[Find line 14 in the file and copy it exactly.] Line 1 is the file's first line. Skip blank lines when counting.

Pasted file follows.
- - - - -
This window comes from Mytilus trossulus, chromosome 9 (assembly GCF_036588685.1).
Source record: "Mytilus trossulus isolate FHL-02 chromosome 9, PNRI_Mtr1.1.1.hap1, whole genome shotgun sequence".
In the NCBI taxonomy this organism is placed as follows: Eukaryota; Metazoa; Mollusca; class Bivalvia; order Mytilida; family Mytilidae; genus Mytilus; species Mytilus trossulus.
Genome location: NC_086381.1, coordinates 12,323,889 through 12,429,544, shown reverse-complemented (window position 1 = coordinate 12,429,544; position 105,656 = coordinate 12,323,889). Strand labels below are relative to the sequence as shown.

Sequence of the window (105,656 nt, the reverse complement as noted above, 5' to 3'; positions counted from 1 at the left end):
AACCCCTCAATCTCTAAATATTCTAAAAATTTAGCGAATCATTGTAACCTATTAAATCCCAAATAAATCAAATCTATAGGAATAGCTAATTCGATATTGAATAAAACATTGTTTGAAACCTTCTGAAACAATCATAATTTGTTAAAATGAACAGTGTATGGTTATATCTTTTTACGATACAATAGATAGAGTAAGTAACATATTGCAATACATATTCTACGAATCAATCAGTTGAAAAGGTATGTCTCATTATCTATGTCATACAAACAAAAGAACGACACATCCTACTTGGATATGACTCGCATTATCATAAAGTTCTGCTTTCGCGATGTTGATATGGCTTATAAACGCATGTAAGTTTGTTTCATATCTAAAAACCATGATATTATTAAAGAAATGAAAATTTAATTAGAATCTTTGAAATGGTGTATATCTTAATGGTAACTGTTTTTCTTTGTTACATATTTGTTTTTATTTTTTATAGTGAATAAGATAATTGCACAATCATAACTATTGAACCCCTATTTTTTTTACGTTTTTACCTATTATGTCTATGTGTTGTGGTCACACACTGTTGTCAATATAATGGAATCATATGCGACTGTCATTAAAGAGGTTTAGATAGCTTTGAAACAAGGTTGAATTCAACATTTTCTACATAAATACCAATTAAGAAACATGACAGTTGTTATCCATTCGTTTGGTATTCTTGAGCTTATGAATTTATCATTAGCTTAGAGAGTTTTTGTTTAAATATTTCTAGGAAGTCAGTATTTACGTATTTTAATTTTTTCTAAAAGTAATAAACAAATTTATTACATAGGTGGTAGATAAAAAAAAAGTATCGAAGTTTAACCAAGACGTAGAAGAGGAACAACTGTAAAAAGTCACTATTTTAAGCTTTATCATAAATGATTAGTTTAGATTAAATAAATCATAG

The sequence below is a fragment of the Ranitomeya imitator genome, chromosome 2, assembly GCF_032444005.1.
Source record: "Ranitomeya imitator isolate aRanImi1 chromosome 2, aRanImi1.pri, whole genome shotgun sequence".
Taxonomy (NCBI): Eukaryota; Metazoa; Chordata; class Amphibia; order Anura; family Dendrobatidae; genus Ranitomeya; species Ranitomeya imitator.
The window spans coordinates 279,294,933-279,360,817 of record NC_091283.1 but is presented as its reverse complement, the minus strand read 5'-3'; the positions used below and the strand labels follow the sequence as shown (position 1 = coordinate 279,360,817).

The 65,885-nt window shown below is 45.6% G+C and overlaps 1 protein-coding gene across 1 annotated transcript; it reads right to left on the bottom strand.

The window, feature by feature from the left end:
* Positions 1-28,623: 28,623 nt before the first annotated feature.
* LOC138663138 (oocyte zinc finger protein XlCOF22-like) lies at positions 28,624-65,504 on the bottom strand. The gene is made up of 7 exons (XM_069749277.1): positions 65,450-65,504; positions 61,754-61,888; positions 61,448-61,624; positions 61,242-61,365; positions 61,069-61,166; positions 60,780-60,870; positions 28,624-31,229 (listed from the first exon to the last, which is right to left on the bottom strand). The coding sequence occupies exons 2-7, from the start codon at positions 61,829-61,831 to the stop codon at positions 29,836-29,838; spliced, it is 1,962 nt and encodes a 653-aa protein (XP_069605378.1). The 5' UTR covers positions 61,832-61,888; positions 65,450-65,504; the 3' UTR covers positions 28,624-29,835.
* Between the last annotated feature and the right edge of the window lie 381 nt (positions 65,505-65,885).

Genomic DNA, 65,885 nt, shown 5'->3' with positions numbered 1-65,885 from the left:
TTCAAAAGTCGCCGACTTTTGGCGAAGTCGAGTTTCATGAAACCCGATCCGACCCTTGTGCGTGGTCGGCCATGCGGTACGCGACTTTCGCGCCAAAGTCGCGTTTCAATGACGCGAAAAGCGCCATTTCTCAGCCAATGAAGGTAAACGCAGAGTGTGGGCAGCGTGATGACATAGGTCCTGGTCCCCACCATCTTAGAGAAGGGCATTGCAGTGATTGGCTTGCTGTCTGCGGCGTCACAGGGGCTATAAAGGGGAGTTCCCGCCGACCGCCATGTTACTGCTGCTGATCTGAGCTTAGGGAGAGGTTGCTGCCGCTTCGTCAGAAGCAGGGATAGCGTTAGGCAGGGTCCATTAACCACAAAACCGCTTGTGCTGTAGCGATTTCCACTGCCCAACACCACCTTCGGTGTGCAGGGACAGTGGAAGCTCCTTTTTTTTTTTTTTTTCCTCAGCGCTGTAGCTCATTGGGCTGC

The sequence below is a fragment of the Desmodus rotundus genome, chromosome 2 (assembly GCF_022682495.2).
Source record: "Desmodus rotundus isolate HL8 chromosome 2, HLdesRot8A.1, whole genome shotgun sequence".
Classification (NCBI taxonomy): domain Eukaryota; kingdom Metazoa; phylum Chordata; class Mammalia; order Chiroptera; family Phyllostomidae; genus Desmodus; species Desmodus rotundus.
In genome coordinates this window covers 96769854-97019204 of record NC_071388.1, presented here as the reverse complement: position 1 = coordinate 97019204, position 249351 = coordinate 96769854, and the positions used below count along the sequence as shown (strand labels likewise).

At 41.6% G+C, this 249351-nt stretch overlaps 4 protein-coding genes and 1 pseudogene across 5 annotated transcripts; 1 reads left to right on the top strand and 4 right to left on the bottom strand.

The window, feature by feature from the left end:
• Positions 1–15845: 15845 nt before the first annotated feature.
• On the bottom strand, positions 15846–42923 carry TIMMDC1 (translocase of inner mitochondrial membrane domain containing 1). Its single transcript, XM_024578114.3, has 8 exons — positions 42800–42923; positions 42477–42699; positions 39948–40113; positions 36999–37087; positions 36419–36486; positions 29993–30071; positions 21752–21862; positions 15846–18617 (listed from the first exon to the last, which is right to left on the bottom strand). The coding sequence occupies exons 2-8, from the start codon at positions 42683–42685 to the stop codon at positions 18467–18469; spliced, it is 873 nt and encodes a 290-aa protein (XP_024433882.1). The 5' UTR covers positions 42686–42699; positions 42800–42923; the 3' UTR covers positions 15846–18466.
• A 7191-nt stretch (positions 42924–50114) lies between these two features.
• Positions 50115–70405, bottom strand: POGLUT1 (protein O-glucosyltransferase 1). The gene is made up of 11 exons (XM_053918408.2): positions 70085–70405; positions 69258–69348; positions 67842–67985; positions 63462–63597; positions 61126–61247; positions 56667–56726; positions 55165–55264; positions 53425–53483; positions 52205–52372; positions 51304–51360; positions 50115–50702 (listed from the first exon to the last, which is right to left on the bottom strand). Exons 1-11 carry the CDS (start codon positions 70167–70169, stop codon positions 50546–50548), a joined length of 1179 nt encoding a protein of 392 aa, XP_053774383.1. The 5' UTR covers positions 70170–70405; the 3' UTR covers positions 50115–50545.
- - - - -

* LOC138663138 (oocyte zinc finger protein XlCOF22-like) lies at positions 28,624-65,504 on the bottom strand. The gene is made up of 7 exons (XM_069749277.1): positions 65,450-65,504; positions 61,754-61,888; positions 61,448-61,624; positions 61,242-61,365; positions 61,069-61,166; positions 60,780-60,870; positions 28,624-31,229 (listed from the first exon to the last, which is right to left on the bottom strand). The coding sequence occupies exons 2-7, from the start codon at positions 61,829-61,831 to the stop codon at positions 29,836-29,838; spliced, it is 1,962 nt and encodes a 653-aa protein (XP_069605378.1). The 5' UTR covers positions 61,832-61,888; positions 65,450-65,504; the 3' UTR covers positions 28,624-29,835.